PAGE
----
Though financial, certification and community trust challenges remain, Gov. Juan F. Luis has revamped its drug purchasing to eliminate shortages while saving money and overhauled its troubled kidney dialysis unit, showing concrete progress, Chief Executive Officer Jeff Nelson told Rotary Thursday.
Nelson, a turnaround specialist with a track record of bringing struggling hospitals to profitability while improving measures of quality care, was hired as CEO in January. Since then, he has been shaking things up internally at the hospital and pressing hard on a public relations campaign with a string of public meetings, press conferences and appearances at community organizations, such as Thursday’s Rotary talk at Gertrude’s Restaurant.
When he first arrived, Nelson said he asked a dozen people from all departments, from housekeeping to emergency room nurses, to help set the direction of the hospital and give their personal list of the hospital’s biggest challenges.
"What came up again and again was trust," Nelson said.
With that in mind, employees set the goal for the hospital to become "the most trusted, patient/family-centered healthcare system in the Caribbean by 2020," he said.
"We recognize how far short of that goal we are today," Nelson said. "But just in the last 90 days we have made significant progress."
Asked for an example of how the hospital has not been trusted in the past but now should be, Nelson cited the overhaul of its pharmacy to meet six-sigma standards of effectiveness and efficiency. Named for a bit of statistical math describing the likelihood of a mistake, a six-sigma process will produce less than 3.4 errors per million procedures, actions or products, as the case may be.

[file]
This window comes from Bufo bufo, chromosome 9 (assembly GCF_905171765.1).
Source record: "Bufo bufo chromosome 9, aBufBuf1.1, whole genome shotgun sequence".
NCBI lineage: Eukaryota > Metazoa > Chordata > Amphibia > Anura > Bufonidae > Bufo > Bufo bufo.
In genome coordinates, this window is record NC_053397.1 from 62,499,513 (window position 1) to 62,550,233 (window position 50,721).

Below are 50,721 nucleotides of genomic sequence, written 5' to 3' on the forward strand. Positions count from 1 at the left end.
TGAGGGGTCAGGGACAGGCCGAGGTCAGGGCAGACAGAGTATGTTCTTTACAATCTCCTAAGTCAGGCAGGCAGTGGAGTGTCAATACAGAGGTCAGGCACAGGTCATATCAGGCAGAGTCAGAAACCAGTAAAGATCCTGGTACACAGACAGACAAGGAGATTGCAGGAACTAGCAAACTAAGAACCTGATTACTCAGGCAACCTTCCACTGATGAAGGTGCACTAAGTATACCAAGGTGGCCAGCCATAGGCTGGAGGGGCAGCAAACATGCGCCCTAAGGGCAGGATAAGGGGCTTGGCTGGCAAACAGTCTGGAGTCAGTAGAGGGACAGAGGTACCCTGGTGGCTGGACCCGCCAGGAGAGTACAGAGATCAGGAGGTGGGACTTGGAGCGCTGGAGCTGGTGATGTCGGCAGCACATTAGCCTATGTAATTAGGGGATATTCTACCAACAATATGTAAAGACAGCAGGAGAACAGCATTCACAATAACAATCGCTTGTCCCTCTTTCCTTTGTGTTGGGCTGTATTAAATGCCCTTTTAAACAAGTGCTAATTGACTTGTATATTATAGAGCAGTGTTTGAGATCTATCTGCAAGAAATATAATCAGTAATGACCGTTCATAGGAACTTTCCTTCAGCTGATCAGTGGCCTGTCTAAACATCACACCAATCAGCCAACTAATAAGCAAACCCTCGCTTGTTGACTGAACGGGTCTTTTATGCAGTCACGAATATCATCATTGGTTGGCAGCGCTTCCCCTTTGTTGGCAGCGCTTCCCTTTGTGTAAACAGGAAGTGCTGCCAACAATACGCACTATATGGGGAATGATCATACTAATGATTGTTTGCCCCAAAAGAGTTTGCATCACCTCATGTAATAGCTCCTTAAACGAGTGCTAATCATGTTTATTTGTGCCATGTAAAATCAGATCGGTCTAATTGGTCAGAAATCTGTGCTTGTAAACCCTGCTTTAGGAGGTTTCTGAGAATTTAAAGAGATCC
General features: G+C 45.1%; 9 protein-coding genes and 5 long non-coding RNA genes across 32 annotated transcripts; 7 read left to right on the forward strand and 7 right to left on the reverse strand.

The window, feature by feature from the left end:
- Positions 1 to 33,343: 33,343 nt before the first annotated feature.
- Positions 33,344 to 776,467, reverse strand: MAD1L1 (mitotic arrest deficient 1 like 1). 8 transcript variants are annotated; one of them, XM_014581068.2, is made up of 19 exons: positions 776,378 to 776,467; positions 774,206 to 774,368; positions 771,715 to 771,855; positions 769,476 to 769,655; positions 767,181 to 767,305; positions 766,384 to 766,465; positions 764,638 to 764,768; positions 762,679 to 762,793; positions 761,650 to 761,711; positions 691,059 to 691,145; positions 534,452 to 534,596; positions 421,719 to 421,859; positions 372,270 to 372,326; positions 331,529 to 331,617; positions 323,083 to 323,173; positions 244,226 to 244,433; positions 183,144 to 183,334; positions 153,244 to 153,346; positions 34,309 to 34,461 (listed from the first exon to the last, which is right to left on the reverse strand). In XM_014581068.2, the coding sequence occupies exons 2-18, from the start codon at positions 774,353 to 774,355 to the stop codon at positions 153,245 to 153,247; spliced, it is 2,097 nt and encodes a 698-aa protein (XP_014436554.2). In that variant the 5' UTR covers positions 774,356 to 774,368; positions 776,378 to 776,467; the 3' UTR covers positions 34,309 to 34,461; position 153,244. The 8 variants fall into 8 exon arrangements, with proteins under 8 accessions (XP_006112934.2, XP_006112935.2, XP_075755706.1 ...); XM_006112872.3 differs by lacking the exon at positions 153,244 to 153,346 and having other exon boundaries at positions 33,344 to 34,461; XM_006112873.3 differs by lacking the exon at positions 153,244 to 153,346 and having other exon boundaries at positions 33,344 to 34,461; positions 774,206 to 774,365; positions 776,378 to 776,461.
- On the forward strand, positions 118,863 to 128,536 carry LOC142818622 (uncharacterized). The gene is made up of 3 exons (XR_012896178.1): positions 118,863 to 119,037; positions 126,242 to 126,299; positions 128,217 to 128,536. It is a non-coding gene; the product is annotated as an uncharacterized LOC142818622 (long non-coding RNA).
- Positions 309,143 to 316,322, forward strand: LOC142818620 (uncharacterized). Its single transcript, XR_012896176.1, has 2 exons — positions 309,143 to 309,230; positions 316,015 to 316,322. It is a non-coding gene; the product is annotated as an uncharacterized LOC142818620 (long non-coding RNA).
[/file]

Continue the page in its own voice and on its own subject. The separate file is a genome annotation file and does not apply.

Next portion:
"For a long time we had a problem with medication shortages," he said. By identifying the root causes of delays and unfilled prescriptions, the hospital determined nearly all of its shortages could be alleviated by pre-paying a vendor for drugs, putting it at the front of the line to get medicines that may be in short supply, he said. With permission from the government, the hospital reallocated $500,000 for emergency room improvements to prepay the vendor.
"We are now able to guarantee there will be no more shortages," Nelson said. Because pre-paying fetches better prices from vendors, "this will also save $1.5 million per year, allowing us to quickly pay back the $500,000," he said.
The dialysis unit is a second success story, he said.
The Centers for Medicare & Medicaid Services, which certifies the nation’s hospitals, flagged the dialysis unit for procedural problems during an April 2009 survey and has been working with Juan Luis to bring that unit up to its standards since then.
"Regarding the dialysis unit, I am happy to tell you we have made tremendous progress," Nelson said. "We have injected almost half a million dollars into that unit so patients can be confident of the care they receive. A week from Sunday (May 8) we will be done and waiting for Medicare to come back and give their approval."
Meanwhile, the hospital has a serious cash-flow problem.
"Here is the bad news: we owe $24 million to vendors, of which we have $4 million in the bank," he said. "So we are going through it like anyone with trouble with their home finances would. We are talking to each vendor and working out payment plans."
Cutting back on the red ink in the hospital’s accounts is paramount, but also one of the most difficult challenges he said.
"On our website you can look at our financial statements and see we have not been earning much," he said. "Historically, when that happens and the hospital can’t change it, you will see less and less proper upgrading of equipment. But we need to make those investments. so the question is how to generate money to invest in that equipment."
Money-saving changes like those in the pharmacy are a big part of that answer, as is attracting more patients to the hospital for a growing menu of sophisticated procedures that have the potential to generate more income, he said.